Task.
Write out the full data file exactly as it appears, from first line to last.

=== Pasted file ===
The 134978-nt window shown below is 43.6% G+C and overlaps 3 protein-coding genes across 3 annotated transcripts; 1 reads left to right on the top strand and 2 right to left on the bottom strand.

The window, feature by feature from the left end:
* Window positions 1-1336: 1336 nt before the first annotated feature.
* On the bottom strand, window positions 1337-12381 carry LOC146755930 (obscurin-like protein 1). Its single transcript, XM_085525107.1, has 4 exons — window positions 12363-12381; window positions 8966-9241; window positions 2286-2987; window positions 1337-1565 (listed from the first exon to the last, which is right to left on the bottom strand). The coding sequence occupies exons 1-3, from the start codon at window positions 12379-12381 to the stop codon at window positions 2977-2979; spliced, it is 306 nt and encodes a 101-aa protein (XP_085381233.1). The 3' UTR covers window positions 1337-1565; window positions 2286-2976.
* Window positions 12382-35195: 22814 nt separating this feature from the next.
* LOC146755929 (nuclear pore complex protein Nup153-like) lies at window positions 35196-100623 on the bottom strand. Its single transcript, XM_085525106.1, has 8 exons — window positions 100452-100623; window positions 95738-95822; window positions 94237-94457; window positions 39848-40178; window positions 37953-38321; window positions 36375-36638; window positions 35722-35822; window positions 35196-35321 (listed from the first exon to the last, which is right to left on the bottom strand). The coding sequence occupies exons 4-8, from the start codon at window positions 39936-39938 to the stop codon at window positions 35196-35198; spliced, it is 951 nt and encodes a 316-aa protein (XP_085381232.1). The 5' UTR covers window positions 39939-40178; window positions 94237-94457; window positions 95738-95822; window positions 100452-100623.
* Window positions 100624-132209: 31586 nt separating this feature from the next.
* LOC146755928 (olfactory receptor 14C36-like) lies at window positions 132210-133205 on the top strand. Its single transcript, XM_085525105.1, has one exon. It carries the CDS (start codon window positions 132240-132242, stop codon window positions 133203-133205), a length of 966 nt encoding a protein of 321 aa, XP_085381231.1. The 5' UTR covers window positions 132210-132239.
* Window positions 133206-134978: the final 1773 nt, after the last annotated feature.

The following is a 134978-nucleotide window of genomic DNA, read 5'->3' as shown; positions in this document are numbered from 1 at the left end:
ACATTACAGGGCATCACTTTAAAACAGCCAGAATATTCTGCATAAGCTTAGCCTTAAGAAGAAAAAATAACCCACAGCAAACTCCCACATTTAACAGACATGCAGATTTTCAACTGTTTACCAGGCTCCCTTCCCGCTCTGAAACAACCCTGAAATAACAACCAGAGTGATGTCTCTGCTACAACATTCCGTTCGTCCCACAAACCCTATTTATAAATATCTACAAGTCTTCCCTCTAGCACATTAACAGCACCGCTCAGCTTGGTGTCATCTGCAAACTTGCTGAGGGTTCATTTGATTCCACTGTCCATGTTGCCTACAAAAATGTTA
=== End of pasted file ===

The 134978-nt window shown below is 43.6% G+C and overlaps 3 protein-coding genes across 3 annotated transcripts; 1 reads left to right on the top strand and 2 right to left on the bottom strand.

The window, feature by feature from the left end:
* Window positions 1-1336: 1336 nt before the first annotated feature.
* On the bottom strand, window positions 1337-12381 carry LOC146755930 (obscurin-like protein 1). Its single transcript, XM_085525107.1, has 4 exons — window positions 12363-12381; window positions 8966-9241; window positions 2286-2987; window positions 1337-1565 (listed from the first exon to the last, which is right to left on the bottom strand). The coding sequence occupies exons 1-3, from the start codon at window positions 12379-12381 to the stop codon at window positions 2977-2979; spliced, it is 306 nt and encodes a 101-aa protein (XP_085381233.1). The 3' UTR covers window positions 1337-1565; window positions 2286-2976.
* Window positions 12382-35195: 22814 nt separating this feature from the next.
* LOC146755929 (nuclear pore complex protein Nup153-like) lies at window positions 35196-100623 on the bottom strand. Its single transcript, XM_085525106.1, has 8 exons — window positions 100452-100623; window positions 95738-95822; window positions 94237-94457; window positions 39848-40178; window positions 37953-38321; window positions 36375-36638; window positions 35722-35822; window positions 35196-35321 (listed from the first exon to the last, which is right to left on the bottom strand). The coding sequence occupies exons 4-8, from the start codon at window positions 39936-39938 to the stop codon at window positions 35196-35198; spliced, it is 951 nt and encodes a 316-aa protein (XP_085381232.1). The 5' UTR covers window positions 39939-40178; window positions 94237-94457; window positions 95738-95822; window positions 100452-100623.
* Window positions 100624-132209: 31586 nt separating this feature from the next.
* LOC146755928 (olfactory receptor 14C36-like) lies at window positions 132210-133205 on the top strand. Its single transcript, XM_085525105.1, has one exon. It carries the CDS (start codon window positions 132240-132242, stop codon window positions 133203-133205), a length of 966 nt encoding a protein of 321 aa, XP_085381231.1. The 5' UTR covers window positions 132210-132239.
* Window positions 133206-134978: the final 1773 nt, after the last annotated feature.

The following is a 134978-nucleotide window of genomic DNA, read 5'->3' as shown; positions in this document are numbered from 1 at the left end:
ACATTACAGGGCATCACTTTAAAACAGCCAGAATATTCTGCATAAGCTTAGCCTTAAGAAGAAAAAATAACCCACAGCAAACTCCCACATTTAACAGACATGCAGATTTTCAACTGTTTACCAGGCTCCCTTCCCGCTCTGAAACAACCCTGAAATAACAACCAGAGTGATGTCTCTGCTACAACATTCCGTTCGTCCCACAAACCCTATTTATAAATATCTACAAGTCTTCCCTCTAGCACATTAACAGCACCGCTCAGCTTGGTGTCATCTGCAAACTTGCTGAGGGTTCATTTGATTCCACTGTCCATGTTGCCTACAAAAATGTTA